When I visited Melilla’s barrier in 2010, on my anthropological travels along the new Euro-African frontier for my book Illegality, Inc., the border guards seemed to be winning this battle – if only in the most limited sense. “It’s sold as not being harmful,” said a Spanish civil guard as we stood watching the six-metre-tall triple fencing and its layers of sensors, cameras and razor wire. His ambivalence was mixed with pride: migrants no longer crossed this gleaming divide. Through mass deployments, intense collaboration with Morocco and investments to the tune of €72m in the border barriers, Madrid had, since 2005, pushed migrants away from Melilla and its sister enclave of Ceuta towards the more dangerous sea route. Yet the calm of 2010 was not to last. By 2014 the African migrants were back at Melilla, clambering up the fences and pushed back by the Spanish civil guards, time and again, into the hands of the Moroccan forces. The golf-course picture was but one piece of evidence of this running battle, pitching migrants against guards, with European citizens as their befuddled spectators.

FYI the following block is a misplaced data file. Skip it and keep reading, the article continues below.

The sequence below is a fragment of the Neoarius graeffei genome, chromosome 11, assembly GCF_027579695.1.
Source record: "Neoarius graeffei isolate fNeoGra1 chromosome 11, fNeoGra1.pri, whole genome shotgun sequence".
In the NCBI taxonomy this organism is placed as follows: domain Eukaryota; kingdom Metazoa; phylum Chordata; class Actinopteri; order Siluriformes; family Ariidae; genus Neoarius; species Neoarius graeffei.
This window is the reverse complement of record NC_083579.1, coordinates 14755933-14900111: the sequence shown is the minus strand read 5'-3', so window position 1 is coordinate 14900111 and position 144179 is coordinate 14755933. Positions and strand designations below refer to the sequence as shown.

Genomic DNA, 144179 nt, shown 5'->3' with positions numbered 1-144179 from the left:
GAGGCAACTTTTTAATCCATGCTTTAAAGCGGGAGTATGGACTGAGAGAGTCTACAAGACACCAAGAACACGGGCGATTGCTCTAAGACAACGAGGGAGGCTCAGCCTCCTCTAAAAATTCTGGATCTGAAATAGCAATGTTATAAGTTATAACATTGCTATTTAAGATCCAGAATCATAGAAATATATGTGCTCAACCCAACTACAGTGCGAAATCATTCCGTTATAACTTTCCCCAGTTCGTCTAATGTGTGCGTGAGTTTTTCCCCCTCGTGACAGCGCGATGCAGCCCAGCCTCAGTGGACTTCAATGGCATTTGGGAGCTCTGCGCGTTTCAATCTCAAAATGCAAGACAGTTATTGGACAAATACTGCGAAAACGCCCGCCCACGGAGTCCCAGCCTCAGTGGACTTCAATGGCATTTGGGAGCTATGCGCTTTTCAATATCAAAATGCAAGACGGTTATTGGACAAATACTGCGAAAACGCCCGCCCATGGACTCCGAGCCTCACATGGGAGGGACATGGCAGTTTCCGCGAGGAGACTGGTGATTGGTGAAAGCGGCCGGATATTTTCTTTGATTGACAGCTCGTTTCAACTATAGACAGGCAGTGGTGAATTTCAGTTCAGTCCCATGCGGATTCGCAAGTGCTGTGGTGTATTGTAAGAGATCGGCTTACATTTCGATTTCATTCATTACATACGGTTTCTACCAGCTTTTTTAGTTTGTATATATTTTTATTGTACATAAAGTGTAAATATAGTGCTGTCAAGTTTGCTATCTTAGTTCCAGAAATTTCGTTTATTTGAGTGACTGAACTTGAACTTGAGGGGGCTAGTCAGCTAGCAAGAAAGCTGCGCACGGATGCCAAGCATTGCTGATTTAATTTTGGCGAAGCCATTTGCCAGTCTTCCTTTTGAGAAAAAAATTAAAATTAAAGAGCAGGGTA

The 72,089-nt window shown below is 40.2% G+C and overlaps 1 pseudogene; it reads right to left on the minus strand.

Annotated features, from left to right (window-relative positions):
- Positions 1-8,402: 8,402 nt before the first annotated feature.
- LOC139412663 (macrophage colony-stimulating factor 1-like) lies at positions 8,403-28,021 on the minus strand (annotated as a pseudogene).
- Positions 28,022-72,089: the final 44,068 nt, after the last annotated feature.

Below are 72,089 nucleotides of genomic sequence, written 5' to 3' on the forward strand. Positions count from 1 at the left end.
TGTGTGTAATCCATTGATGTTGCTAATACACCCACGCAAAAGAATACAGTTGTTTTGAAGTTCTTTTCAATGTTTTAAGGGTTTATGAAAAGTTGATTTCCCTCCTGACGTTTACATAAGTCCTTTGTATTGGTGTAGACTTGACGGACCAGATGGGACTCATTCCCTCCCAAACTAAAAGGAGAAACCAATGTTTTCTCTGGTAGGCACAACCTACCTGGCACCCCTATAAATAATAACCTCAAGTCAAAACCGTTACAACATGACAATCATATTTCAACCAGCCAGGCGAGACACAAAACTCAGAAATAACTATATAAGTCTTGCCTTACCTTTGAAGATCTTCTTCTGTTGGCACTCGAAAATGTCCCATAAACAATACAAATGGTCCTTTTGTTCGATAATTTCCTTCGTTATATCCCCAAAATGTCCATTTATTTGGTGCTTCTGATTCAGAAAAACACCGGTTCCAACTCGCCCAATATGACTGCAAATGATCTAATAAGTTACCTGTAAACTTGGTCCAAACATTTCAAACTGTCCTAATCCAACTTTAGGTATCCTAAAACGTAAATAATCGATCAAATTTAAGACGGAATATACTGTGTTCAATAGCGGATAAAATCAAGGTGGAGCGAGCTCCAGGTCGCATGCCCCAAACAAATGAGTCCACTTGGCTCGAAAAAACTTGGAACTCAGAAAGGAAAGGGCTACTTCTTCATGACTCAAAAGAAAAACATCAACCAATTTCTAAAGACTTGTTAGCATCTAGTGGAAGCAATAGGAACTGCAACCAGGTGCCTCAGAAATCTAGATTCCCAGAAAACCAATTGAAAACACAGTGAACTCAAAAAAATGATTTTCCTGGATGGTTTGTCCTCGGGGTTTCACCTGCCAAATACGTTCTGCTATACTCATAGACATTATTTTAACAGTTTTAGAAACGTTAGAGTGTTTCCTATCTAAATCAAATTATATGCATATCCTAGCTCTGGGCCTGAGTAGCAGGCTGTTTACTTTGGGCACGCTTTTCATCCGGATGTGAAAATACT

The setback was easy to predict, given the paradox haunting Western countries’ tough-talking approach to migration. Instead of admitting that migrants are a necessity to our ageing countries and “open” economies, politicians keep insisting that migration can be optimally “managed.” In this vision, borders work as high-tech filters, sifting the desirable from the unwanted; rag-clad undocumented migrants from their suited counterparts. Yet such a view is a fantasy in a time of nearly frictionless trade and capital flows, in which our fortunes are intimately tied up with the dreams and miseries of others. The ragged bunch of Africans on Melilla’s fence are not wild “infiltrators” into our world of manicured golf lawns; they are its necessary mirror image.